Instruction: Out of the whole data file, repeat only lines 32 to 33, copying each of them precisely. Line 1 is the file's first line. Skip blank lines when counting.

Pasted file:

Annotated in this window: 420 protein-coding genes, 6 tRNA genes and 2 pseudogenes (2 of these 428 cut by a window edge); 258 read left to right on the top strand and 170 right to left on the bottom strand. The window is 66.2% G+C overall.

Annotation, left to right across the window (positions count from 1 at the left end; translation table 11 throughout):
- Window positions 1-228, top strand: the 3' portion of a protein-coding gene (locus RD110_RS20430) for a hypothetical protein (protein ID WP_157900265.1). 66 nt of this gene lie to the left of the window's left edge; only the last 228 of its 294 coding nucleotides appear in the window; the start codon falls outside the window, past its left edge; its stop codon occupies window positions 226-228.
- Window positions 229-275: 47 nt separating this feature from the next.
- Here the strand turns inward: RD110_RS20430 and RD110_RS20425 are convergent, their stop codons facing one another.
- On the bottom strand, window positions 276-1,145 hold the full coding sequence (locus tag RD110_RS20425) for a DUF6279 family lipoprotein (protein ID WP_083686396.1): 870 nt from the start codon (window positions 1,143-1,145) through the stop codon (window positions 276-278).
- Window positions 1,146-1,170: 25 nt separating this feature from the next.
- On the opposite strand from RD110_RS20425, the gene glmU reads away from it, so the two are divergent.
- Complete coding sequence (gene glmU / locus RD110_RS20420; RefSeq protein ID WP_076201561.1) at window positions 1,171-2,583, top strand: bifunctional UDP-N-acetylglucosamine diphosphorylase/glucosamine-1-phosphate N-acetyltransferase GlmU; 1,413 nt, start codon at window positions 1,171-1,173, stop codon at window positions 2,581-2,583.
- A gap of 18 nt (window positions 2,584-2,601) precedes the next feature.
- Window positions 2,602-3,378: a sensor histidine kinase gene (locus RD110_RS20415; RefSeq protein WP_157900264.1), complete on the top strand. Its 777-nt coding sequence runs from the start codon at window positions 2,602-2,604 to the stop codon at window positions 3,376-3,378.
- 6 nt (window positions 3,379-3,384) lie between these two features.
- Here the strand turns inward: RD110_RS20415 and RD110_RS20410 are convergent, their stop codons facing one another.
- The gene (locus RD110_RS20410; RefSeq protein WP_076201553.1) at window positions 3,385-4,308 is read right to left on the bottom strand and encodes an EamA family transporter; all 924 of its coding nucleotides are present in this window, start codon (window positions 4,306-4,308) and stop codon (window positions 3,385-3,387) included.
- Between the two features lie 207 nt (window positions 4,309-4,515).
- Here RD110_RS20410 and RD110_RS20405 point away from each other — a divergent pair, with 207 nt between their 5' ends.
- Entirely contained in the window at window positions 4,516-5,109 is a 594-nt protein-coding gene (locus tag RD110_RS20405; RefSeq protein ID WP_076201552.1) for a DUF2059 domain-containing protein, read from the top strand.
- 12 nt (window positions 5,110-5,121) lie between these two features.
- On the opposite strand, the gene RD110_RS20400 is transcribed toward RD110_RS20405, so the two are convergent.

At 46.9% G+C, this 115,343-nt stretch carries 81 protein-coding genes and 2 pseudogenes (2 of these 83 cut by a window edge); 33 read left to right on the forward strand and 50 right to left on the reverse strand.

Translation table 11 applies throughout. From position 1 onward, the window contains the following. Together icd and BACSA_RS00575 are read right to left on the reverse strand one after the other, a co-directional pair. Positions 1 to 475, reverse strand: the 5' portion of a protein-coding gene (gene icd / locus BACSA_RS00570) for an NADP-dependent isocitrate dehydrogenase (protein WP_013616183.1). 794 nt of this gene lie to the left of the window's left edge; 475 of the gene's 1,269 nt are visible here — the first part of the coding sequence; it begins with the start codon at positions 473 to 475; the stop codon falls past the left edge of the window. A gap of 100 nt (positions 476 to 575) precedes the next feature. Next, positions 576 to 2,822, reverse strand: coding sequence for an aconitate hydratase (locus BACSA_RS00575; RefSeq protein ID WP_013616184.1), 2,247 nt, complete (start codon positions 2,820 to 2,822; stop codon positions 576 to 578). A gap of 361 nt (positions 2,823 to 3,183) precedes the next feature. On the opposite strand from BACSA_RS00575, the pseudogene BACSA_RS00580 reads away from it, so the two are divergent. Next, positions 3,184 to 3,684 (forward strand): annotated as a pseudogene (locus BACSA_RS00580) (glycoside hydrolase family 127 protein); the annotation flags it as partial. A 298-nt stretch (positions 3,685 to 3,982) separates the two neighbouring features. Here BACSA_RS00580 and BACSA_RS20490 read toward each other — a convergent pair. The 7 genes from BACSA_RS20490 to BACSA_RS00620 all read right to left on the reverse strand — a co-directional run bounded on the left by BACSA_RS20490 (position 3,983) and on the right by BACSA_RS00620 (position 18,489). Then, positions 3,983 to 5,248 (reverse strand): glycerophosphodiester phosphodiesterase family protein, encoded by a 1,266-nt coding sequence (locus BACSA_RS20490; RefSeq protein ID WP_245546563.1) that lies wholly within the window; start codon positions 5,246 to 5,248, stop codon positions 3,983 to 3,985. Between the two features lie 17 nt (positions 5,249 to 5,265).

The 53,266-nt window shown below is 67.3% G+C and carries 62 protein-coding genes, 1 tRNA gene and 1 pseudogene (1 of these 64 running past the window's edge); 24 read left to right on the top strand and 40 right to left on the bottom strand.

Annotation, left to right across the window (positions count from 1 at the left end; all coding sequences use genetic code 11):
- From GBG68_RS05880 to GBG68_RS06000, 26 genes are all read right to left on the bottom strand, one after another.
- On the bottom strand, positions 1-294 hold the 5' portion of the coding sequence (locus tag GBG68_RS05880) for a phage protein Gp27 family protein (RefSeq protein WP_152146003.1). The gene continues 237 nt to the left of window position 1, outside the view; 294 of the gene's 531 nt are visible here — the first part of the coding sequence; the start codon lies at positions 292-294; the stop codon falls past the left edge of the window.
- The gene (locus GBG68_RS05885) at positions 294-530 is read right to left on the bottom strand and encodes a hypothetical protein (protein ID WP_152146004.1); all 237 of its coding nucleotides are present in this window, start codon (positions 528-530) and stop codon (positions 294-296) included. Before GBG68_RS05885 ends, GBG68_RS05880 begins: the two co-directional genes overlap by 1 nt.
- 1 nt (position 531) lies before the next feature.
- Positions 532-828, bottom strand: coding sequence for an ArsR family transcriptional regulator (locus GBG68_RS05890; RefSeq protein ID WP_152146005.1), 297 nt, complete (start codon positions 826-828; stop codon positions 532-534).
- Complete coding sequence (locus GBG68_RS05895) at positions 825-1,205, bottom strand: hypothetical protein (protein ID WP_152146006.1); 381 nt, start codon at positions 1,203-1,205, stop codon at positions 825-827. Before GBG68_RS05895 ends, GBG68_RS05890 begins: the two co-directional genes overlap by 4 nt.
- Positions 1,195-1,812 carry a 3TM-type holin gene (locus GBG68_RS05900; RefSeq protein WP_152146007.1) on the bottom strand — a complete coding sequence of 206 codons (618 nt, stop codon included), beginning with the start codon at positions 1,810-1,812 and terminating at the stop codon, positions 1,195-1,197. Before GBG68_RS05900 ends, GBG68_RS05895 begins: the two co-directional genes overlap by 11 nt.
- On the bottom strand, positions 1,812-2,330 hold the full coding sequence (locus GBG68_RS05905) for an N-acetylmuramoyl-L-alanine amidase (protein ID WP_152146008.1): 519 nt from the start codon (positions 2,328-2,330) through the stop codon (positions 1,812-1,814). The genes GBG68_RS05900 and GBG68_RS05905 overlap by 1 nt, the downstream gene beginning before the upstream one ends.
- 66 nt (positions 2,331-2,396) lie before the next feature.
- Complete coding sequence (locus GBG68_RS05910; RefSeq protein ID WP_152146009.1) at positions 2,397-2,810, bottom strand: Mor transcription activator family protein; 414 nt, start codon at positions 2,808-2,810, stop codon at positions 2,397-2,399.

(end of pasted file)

- 66 nt (positions 2,331-2,396) lie before the next feature.
- Complete coding sequence (locus GBG68_RS05910; RefSeq protein ID WP_152146009.1) at positions 2,397-2,810, bottom strand: Mor transcription activator family protein; 414 nt, start codon at positions 2,808-2,810, stop codon at positions 2,397-2,399.